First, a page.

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dc.contributor.authorSaha, Sukanta
dc.contributor.authorChant, David
dc.contributor.authorWelham, Joy
dc.contributor.authorMcGrath, John
dc.date.accessioned2018-01-11T23:27:54Z
dc.date.available2018-01-11T23:27:54Z
dc.date.issued2005
dc.date.modified2009-12-02T22:02:38Z
dc.identifier.issn15491277
dc.identifier.doi10.1371/journal.pmed.0020141
dc.identifier.urihttp://hdl.handle.net/10072/27027
dc.description.abstractBackground Understanding the prevalence of schizophrenia has important implications for both health service planning and risk factor epidemiology. The aims of this review are to systematically identify and collate studies describing the prevalence of schizophrenia, to summarize the findings of these studies, and to explore selected factors that may influence prevalence estimates. Methods and Findings Studies with original data related to the prevalence of schizophrenia (published 1965-2002) were identified via searching electronic databases, reviewing citations, and writing to authors. These studies were divided into "core" studies, "migrant" studies, and studies based on "other special groups." Between- and within-study filters were applied in order to identify discrete prevalence estimates. Cumulative plots of prevalence estimates were made and the distributions described when the underlying estimates were sorted according to prevalence type (point, period, lifetime, and lifetime morbid risk). Based on combined prevalence estimates, the influence of selected key variables was examined (sex, urbanicity, migrant status, country economic index, and study quality). A total of 1,721 prevalence estimates from 188 studies were identified. These estimates were drawn from 46 countries, and were based on an estimated 154,140 potentially overlapping prevalent cases. We identified 132 core studies, 15 migrant studies, and 41 studies based on other special groups. The median values per 1,000 persons (10%-90% quantiles) for the distributions for point, period, lifetime, and lifetime morbid risk were 4.6 (1.9-10.0), 3.3 (1.3-8.2), 4.0 (1.6-12.1), and 7.2 (3.1-27.1), respectively. Based on combined prevalence estimates, we found no significant difference (a) between males and females, or (b) between urban, rural, and mixed sites. The prevalence of schizophrenia in migrants was higher compared to native-born individuals: the migrant-to-native-born ratio median (10%-90% quantile) was 1.8 (0.9-6.4). When sites were grouped by economic status, prevalence estimates from "least developed" countries were significantly lower than those from both "emerging" and "developed" sites (p = 0.04). Studies that scored higher on a quality score had significantly higher prevalence estimates (p = 0.02). Conclusions There is a wealth of data about the prevalence of schizophrenia. These gradients, and the variability found in prevalence estimate distributions, can provide direction for future hypothesis-driven research.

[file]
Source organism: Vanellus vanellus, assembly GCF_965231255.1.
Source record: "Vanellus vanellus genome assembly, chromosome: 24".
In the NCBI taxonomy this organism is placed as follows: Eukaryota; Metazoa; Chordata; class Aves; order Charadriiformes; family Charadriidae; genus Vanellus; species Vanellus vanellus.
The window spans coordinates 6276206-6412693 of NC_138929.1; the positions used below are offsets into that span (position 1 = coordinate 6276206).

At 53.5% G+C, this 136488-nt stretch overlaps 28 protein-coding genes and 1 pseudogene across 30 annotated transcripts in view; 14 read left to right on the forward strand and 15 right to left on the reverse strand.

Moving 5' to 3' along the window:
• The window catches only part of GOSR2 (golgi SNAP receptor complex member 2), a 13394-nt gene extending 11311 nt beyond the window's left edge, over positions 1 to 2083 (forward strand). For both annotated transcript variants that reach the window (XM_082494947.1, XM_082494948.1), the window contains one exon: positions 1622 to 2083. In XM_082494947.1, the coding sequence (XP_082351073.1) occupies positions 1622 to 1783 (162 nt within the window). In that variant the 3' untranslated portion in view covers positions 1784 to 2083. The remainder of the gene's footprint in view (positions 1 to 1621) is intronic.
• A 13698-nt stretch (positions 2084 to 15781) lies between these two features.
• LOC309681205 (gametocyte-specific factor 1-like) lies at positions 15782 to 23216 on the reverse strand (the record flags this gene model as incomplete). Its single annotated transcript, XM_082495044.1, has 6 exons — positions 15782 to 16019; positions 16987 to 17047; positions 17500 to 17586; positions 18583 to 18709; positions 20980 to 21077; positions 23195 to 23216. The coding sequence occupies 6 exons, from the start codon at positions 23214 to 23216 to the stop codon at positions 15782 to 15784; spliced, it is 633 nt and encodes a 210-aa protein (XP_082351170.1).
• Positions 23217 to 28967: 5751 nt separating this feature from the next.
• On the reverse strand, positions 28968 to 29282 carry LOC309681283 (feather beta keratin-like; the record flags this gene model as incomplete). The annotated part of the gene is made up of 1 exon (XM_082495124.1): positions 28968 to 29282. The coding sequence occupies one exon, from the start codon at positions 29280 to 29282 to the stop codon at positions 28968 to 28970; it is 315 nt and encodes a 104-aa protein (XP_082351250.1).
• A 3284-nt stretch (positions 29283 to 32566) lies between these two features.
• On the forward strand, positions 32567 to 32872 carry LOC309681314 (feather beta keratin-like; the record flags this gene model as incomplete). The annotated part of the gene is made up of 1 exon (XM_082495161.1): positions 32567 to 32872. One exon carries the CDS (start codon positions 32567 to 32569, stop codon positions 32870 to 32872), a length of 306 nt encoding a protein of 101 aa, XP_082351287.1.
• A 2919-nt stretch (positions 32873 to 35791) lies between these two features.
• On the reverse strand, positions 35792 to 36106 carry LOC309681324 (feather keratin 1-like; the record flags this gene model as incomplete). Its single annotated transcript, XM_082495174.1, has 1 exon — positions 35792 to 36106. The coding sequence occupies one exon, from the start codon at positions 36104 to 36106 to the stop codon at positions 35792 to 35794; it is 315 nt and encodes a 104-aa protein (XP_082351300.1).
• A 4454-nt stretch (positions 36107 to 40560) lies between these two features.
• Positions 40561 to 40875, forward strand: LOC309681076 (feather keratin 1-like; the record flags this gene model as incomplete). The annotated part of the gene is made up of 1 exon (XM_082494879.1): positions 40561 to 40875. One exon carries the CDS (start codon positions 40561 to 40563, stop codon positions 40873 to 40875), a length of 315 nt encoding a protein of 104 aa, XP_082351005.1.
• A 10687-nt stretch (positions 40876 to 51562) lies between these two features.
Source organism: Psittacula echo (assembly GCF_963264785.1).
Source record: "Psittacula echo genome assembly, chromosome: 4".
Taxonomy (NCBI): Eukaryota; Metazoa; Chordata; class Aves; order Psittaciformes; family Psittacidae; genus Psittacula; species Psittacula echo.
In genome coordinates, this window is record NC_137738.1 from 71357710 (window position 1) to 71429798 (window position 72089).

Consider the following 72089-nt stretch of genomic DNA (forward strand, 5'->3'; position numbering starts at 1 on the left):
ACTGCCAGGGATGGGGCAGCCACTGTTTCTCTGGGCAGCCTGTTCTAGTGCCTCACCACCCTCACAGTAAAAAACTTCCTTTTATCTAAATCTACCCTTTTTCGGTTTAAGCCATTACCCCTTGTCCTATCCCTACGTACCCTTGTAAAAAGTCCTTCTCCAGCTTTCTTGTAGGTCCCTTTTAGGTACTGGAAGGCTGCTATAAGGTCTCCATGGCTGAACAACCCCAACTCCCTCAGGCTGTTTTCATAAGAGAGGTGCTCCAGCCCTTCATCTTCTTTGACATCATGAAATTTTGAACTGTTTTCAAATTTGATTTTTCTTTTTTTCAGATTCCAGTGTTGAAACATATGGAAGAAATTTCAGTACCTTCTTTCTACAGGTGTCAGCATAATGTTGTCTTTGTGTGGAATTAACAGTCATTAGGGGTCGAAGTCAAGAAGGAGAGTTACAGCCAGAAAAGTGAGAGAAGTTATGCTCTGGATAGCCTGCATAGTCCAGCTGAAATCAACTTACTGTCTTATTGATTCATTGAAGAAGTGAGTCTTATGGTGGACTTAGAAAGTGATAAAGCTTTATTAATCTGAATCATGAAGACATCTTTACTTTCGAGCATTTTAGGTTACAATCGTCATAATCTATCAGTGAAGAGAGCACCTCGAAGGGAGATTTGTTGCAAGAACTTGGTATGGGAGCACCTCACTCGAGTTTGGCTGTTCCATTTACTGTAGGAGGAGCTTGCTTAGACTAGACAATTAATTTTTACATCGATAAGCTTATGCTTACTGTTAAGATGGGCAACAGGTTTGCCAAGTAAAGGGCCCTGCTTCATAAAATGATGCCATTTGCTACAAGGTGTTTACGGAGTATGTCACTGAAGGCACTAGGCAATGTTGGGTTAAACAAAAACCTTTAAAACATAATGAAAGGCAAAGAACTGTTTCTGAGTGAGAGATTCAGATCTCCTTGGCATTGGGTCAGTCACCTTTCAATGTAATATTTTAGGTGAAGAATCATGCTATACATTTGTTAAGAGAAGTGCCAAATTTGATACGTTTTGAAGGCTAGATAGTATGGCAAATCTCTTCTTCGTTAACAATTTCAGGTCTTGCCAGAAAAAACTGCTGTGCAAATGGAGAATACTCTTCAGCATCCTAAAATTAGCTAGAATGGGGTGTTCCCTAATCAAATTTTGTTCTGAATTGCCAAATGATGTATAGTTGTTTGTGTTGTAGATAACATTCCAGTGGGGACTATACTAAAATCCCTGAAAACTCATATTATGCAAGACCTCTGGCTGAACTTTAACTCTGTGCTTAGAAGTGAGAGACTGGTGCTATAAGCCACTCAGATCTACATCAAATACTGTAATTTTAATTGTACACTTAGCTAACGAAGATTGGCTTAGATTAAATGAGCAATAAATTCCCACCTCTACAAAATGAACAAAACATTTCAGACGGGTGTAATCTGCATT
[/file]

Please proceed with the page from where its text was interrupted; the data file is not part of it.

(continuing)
dc.description.peerreviewedYes
dc.description.publicationstatusYes
dc.languageEnglish
dc.language.isoen_AU
dc.publisherPublic Library of Science
dc.publisher.placeUS
dc.relation.ispartofstudentpublicationN
dc.relation.ispartofpagefrom0413
dc.relation.ispartofpageto0433
dc.relation.ispartofissue5
dc.relation.ispartofjournalPLoS Medicine
dc.relation.ispartofvolume2
dc.rights.retentionY
dc.subject.fieldofresearchEpidemiology
dc.subject.fieldofresearchMedical and Health Sciences
dc.subject.fieldofresearchcode111706
dc.subject.fieldofresearchcode11
dc.titleA Systematic Review of the Prevalence of Schizophrenia
dc.typeJournal article
dc.type.descriptionC1 - Articles
dc.type.codeC - Journal Articles
dcterms.licensehttps://creativecommons.org/licenses/by/4.0/
dc.description.versionPublished
gro.rights.copyright© 2005 Saha et al. This is an open-access article distributed under the terms of the Creative Commons Attribution License, which permits unrestricted use, distribution, and reproduction in any medium, provided the original work is properly cited.
gro.date.issued2005
gro.hasfulltextFull Text
gro.griffith.authorMcGrath, John J.


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